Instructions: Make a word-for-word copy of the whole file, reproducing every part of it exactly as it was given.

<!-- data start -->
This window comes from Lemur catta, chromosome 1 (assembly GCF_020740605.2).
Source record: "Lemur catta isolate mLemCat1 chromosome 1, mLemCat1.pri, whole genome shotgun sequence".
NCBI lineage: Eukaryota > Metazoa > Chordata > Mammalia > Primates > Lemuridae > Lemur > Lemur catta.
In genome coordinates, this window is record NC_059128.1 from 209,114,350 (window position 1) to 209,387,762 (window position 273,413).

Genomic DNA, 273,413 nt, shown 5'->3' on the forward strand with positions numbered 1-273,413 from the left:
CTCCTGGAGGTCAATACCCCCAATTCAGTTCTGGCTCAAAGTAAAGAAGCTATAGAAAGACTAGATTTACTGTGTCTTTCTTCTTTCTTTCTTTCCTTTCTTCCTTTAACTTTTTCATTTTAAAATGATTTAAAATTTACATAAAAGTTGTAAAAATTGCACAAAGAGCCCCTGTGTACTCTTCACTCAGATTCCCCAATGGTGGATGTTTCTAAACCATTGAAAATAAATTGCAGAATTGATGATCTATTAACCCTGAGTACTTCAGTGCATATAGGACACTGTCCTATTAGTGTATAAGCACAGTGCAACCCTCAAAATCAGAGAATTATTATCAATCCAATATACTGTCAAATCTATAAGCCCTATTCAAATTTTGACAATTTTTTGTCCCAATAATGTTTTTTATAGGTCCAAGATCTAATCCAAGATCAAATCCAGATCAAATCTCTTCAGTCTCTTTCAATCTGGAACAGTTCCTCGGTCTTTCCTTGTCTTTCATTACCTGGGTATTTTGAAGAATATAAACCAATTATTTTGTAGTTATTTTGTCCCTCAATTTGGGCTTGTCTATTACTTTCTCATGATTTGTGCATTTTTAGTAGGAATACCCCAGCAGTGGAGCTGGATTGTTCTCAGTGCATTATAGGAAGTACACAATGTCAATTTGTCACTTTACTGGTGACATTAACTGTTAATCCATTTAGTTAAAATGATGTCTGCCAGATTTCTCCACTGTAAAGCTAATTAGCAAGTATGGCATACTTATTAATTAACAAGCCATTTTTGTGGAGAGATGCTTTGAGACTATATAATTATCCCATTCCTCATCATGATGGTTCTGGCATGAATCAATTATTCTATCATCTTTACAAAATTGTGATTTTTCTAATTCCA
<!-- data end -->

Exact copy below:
This window comes from Lemur catta, chromosome 1 (assembly GCF_020740605.2).
Source record: "Lemur catta isolate mLemCat1 chromosome 1, mLemCat1.pri, whole genome shotgun sequence".
NCBI lineage: Eukaryota > Metazoa > Chordata > Mammalia > Primates > Lemuridae > Lemur > Lemur catta.
In genome coordinates, this window is record NC_059128.1 from 209,114,350 (window position 1) to 209,387,762 (window position 273,413).

Genomic DNA, 273,413 nt, shown 5'->3' on the forward strand with positions numbered 1-273,413 from the left:
CTCCTGGAGGTCAATACCCCCAATTCAGTTCTGGCTCAAAGTAAAGAAGCTATAGAAAGACTAGATTTACTGTGTCTTTCTTCTTTCTTTCTTTCCTTTCTTCCTTTAACTTTTTCATTTTAAAATGATTTAAAATTTACATAAAAGTTGTAAAAATTGCACAAAGAGCCCCTGTGTACTCTTCACTCAGATTCCCCAATGGTGGATGTTTCTAAACCATTGAAAATAAATTGCAGAATTGATGATCTATTAACCCTGAGTACTTCAGTGCATATAGGACACTGTCCTATTAGTGTATAAGCACAGTGCAACCCTCAAAATCAGAGAATTATTATCAATCCAATATACTGTCAAATCTATAAGCCCTATTCAAATTTTGACAATTTTTTGTCCCAATAATGTTTTTTATAGGTCCAAGATCTAATCCAAGATCAAATCCAGATCAAATCTCTTCAGTCTCTTTCAATCTGGAACAGTTCCTCGGTCTTTCCTTGTCTTTCATTACCTGGGTATTTTGAAGAATATAAACCAATTATTTTGTAGTTATTTTGTCCCTCAATTTGGGCTTGTCTATTACTTTCTCATGATTTGTGCATTTTTAGTAGGAATACCCCAGCAGTGGAGCTGGATTGTTCTCAGTGCATTATAGGAAGTACACAATGTCAATTTGTCACTTTACTGGTGACATTAACTGTTAATCCATTTAGTTAAAATGATGTCTGCCAGATTTCTCCACTGTAAAGCTAATTAGCAAGTATGGCATACTTATTAATTAACAAGCCATTTTTGTGGAGAGATGCTTTGAGACTATATAATTATCCCATTCCTCATCATGATGGTTCTGGCATGAATCAATTATTCTATCATCTTTACAAAATTGTGATTTTTCTAATTCCA